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Firm and employee effects of an enterprise information system: Micro-econometric evidence


  • Jones, Derek C.
  • Kalmi, Panu
  • Kauhanen, Antti


We investigate the impact of adopting an Enterprise Resource Planning (ERP) system in a retail chain and find interesting parallels between firm and employee outcomes. Concerning performance: (i) sales and inventory turnover initially drop by 7% and recover in 6-12 months; (ii) inventory turnover recovers more quickly for establishments adopting ERP later; and (iii) broader training produces faster sales recovery. Concerning employee outcomes, initially work intensifies, but in time employee outcomes improve. An implication for practitioners is that ERP success is best evaluated only when sufficient time has elapsed after implementation. Employers need to be aware that measures to minimize negative outcomes associated with implementation of enterprise information systems may be needed.

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  • Jones, Derek C. & Kalmi, Panu & Kauhanen, Antti, 2011. "Firm and employee effects of an enterprise information system: Micro-econometric evidence," International Journal of Production Economics, Elsevier, vol. 130(2), pages 159-168, April.
  • Handle: RePEc:eee:proeco:v:130:y:2011:i:2:p:159-168

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    References listed on IDEAS

    1. Plaza, Malgorzata & Rohlf, Katrin, 2008. "Learning and performance in ERP implementation projects: A learning-curve model for analyzing and managing consulting costs," International Journal of Production Economics, Elsevier, vol. 115(1), pages 72-85, September.
    2. Erik Brynjolfsson & Lorin M. Hitt, 2000. "Beyond Computation: Information Technology, Organizational Transformation and Business Performance," Journal of Economic Perspectives, American Economic Association, vol. 14(4), pages 23-48, Fall.
    3. Timothy F. Bresnahan & Erik Brynjolfsson & Lorin M. Hitt, 2002. "Information Technology, Workplace Organization, and the Demand for Skilled Labor: Firm-Level Evidence," The Quarterly Journal of Economics, Oxford University Press, vol. 117(1), pages 339-376.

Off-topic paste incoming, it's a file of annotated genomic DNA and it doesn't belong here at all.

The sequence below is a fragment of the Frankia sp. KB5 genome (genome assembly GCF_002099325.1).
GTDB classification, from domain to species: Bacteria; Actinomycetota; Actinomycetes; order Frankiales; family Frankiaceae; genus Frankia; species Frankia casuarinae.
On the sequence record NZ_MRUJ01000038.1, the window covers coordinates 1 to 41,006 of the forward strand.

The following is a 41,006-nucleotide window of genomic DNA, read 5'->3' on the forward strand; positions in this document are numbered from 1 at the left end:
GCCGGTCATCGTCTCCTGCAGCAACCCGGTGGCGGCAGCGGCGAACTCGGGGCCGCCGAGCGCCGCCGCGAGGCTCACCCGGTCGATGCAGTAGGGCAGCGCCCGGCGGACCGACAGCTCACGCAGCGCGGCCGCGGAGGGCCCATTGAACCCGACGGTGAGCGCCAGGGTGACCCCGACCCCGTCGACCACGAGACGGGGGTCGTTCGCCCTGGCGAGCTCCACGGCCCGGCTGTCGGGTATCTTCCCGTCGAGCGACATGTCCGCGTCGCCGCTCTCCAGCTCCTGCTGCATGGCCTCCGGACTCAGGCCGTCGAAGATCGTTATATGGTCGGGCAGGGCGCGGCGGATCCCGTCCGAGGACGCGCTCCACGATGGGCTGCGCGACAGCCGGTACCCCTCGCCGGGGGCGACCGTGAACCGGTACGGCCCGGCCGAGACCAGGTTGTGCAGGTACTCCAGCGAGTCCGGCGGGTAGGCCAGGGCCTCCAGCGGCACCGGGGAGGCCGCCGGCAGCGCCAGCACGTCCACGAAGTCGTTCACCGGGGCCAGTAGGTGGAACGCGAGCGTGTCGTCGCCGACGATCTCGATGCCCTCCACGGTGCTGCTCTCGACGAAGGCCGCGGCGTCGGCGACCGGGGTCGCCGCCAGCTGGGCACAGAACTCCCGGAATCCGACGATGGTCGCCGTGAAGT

4. Chang, Man-Kit & Cheung, Waiman & Cheng, Chun-Hung & Yeung, Jeff H.Y., 2008. "Understanding ERP system adoption from the user's perspective," International Journal of Production Economics, Elsevier, vol. 113(2), pages 928-942, June.
    5. Maryellen R. Kelley, 1994. "Productivity and Information Technology: The Elusive Connection," Management Science, INFORMS, vol. 40(11), pages 1406-1425, November.
    6. Hansen, Christian B., 2007. "Asymptotic properties of a robust variance matrix estimator for panel data when T is large," Journal of Econometrics, Elsevier, vol. 141(2), pages 597-620, December.
    7. Motwani, Jaideep & Mirchandani, Dinesh & Madan, Manu & Gunasekaran, A., 2002. "Successful implementation of ERP projects: Evidence from two case studies," International Journal of Production Economics, Elsevier, vol. 75(1-2), pages 83-96, January.
    8. Botta-Genoulaz, Valerie & Millet, Pierre-Alain, 2006. "An investigation into the use of ERP systems in the service sector," International Journal of Production Economics, Elsevier, vol. 99(1-2), pages 202-221, February.
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    Cited by:

    1. Ram, Jiwat & Corkindale, David & Wu, Ming-Lu, 2013. "Implementation critical success factors (CSFs) for ERP: Do they contribute to implementation success and post-implementation performance?," International Journal of Production Economics, Elsevier, vol. 144(1), pages 157-174.
    2. Bartholomew Watson, 2011. "Barcode Empires: Politics, Digital Technology, and Comparative Retail Firm Strategies," Journal of Industry, Competition and Trade, Springer, vol. 11(3), pages 309-324, September.
    3. Sáenz-Royo, Carlos & Salas-Fumás, Vicente, 2014. "Long- and short-term efficiency in an automobile factory: An econometric case study," International Journal of Production Economics, Elsevier, vol. 156(C), pages 98-107.


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